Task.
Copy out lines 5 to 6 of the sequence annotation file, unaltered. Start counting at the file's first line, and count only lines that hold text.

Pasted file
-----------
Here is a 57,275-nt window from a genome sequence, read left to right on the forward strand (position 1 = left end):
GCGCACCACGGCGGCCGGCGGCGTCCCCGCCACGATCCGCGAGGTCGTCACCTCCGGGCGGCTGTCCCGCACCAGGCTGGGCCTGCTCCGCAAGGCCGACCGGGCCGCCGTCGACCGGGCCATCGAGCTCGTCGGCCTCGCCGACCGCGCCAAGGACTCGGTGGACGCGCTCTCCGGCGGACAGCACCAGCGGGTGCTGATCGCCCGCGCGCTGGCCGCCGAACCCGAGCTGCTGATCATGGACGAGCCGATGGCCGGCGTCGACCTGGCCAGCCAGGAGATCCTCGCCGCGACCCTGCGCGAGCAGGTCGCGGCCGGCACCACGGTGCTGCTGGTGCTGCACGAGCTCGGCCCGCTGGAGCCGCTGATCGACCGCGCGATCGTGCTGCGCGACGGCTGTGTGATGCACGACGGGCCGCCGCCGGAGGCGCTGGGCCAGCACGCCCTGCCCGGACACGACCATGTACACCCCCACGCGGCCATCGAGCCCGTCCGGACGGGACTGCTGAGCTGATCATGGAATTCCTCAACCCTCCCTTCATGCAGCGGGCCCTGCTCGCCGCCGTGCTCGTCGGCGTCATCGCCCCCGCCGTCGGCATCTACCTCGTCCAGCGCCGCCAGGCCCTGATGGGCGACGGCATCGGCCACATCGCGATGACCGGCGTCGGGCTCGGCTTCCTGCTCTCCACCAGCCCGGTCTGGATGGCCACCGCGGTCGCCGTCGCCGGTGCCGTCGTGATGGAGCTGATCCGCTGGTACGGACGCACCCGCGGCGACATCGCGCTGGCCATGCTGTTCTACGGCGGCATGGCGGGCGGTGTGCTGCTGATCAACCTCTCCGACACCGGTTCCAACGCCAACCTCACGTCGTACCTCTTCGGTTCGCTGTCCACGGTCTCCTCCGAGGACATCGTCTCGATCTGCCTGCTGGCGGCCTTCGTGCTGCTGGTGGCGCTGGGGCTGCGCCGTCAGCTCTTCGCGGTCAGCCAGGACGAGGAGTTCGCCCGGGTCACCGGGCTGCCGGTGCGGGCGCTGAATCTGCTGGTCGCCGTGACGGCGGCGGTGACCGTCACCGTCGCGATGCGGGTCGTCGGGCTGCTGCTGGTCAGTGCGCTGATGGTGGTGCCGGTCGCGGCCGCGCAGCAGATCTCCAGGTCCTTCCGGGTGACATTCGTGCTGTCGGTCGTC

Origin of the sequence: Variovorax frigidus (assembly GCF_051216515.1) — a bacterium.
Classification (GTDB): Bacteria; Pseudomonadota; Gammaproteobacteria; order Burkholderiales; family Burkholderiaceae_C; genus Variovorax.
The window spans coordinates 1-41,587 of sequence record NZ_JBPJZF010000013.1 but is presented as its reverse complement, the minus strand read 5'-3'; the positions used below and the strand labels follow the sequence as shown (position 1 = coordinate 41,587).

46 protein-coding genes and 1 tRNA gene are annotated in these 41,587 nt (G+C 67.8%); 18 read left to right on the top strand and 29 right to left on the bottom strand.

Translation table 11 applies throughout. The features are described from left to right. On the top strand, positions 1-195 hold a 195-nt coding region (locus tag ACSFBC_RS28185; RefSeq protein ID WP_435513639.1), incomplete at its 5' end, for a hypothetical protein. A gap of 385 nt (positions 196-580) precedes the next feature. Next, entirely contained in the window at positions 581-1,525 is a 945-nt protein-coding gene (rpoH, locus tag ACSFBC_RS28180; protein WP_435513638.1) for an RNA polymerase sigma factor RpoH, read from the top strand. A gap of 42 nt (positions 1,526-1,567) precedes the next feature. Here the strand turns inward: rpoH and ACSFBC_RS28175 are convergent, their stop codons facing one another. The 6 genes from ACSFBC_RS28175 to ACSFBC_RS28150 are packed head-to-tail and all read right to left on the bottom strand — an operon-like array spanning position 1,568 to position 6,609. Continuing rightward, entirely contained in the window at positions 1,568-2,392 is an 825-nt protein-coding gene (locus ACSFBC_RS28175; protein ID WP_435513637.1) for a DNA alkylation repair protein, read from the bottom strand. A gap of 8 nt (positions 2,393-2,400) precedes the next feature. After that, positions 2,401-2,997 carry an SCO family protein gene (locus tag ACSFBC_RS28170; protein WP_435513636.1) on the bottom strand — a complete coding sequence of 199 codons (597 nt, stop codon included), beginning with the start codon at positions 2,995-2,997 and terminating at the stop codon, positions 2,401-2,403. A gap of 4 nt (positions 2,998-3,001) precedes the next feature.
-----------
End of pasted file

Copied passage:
The window spans coordinates 1-41,587 of sequence record NZ_JBPJZF010000013.1 but is presented as its reverse complement, the minus strand read 5'-3'; the positions used below and the strand labels follow the sequence as shown (position 1 = coordinate 41,587).

46 protein-coding genes and 1 tRNA gene are annotated in these 41,587 nt (G+C 67.8%); 18 read left to right on the top strand and 29 right to left on the bottom strand.